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EPA is encouraging public comment
The U.S. Environmental Protection Agency (EPA) has proposed a plan to demolish a building, dig up contaminated soil and sediment, and treat the ground water at the Crown Cleaners of Watertown Inc. Superfund site in Herrings, N.Y.
The soil, sediment and groundwater are contaminated with volatile organic compounds and polyaromatic hydrocarbons from past operations at the former laundry and dry-cleaning facility. Volatile organic compounds can evaporate into the air and potentially impact people’s health. Polyaromatic hydrocarbons are a group of chemicals that are formed during the incomplete burning of coal, oil, gas, wood, garbage or other organic substances. Exposure to these contaminants can have serious health impacts and increase the risk of cancer.
EPA is encouraging the public to comment on the plan through Jan. 17, 2012, and plans a public meeting on Jan. 3, 2012.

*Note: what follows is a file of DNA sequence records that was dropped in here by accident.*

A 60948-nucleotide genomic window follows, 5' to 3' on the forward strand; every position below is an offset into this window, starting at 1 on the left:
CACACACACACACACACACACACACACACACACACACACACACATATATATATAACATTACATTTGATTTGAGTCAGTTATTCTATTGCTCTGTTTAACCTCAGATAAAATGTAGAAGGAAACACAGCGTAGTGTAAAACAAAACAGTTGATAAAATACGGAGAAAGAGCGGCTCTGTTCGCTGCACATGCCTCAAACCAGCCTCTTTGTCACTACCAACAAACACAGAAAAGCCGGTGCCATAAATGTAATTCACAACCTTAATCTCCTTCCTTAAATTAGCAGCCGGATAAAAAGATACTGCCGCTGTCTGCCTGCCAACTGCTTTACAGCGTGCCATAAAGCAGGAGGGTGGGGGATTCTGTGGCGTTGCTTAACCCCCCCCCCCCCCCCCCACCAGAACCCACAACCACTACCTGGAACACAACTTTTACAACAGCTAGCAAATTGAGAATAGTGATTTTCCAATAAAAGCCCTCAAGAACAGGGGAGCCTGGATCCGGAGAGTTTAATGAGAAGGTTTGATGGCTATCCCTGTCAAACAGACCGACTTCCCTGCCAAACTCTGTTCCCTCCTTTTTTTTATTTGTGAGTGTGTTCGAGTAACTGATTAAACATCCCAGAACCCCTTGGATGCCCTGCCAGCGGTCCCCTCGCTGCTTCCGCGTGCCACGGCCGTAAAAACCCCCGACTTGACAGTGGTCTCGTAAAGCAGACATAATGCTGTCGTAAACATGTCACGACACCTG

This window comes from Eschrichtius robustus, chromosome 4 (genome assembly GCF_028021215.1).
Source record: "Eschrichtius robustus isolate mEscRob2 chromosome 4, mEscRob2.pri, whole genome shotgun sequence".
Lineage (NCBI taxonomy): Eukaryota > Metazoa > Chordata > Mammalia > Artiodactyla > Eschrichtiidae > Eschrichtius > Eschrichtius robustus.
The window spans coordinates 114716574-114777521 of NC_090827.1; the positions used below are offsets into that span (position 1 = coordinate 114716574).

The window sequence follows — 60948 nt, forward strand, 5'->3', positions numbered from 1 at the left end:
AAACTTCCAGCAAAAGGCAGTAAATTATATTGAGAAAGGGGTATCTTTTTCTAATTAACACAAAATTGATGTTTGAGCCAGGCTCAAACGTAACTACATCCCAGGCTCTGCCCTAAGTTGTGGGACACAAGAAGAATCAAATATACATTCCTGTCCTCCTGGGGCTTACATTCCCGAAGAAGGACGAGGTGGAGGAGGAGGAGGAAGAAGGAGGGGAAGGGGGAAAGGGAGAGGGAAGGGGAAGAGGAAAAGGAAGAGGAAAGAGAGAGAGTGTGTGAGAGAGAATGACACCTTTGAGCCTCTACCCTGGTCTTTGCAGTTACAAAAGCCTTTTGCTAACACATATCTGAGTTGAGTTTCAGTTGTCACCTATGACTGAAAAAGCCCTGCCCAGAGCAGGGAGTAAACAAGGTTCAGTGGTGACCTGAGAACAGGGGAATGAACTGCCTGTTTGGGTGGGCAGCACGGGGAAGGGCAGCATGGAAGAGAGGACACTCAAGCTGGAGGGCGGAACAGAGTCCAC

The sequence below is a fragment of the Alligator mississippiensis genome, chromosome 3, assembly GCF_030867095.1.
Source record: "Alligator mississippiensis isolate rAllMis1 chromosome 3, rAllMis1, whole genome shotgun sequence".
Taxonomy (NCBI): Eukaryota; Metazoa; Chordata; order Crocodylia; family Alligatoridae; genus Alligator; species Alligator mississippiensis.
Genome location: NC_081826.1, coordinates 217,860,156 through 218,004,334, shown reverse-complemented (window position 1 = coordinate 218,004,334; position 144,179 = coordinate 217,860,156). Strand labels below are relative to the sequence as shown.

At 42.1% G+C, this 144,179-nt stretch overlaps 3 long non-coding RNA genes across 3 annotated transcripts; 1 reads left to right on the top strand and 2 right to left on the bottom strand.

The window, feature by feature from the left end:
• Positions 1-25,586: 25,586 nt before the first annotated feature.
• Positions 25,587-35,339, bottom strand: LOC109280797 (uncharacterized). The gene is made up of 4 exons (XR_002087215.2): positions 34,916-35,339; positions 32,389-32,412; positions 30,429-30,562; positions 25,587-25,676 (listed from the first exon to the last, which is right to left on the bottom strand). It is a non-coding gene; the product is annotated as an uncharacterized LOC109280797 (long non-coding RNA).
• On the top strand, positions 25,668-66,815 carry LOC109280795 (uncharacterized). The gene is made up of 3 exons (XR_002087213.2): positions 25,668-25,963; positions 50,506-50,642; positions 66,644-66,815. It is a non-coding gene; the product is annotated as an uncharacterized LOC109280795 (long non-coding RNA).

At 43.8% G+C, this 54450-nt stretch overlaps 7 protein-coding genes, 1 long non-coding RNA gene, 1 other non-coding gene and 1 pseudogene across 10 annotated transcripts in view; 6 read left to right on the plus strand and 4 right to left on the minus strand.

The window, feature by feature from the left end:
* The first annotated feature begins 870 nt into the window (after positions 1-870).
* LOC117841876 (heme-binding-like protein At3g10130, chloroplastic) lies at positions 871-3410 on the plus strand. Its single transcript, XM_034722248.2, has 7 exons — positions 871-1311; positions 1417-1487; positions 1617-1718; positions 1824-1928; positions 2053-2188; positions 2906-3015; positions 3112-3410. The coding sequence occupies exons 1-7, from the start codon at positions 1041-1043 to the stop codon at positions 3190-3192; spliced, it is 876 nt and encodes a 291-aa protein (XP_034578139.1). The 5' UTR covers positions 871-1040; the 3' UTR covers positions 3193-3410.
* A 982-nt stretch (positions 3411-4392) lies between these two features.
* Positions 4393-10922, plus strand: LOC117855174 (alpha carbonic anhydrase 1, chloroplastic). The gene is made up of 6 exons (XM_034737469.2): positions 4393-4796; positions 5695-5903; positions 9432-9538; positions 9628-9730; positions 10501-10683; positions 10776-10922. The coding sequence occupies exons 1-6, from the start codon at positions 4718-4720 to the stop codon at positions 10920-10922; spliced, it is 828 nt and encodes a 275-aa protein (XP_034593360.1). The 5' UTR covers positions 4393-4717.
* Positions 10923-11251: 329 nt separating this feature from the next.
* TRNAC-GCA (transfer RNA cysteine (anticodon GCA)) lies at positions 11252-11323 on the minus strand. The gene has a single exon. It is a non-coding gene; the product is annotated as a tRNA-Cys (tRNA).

EPA is proposing to demolish the main building on the nine-acre property and dig up contaminated soil, debris and sediment from a wetland around the building. EPA will use two approaches to address the contaminated soil due to differences in the two types of pollution. All of the excavated soil that is contaminated with volatile organic compounds will be sent to a licensed off-site facility to prevent it from further contaminating the groundwater.
Soil that is contaminated with volatile organic compounds has the ability to move down through the soil and contaminate the groundwater. Polyaromatic hydrocarbons remain bound to soil and are not impacting the aquifer, so they will be properly managed on-site. All excavated areas will be filled and covered with clean soil.
EPA plans to treat the contaminated groundwater using chemicals called oxidants. Any wetlands that are disturbed will be restored. The plan also requires restrictions that will prevent activities that could disturb the cleaned up areas and will prohibit any future residential construction on site. EPA will carefully oversee operations and monitor future activities on the site.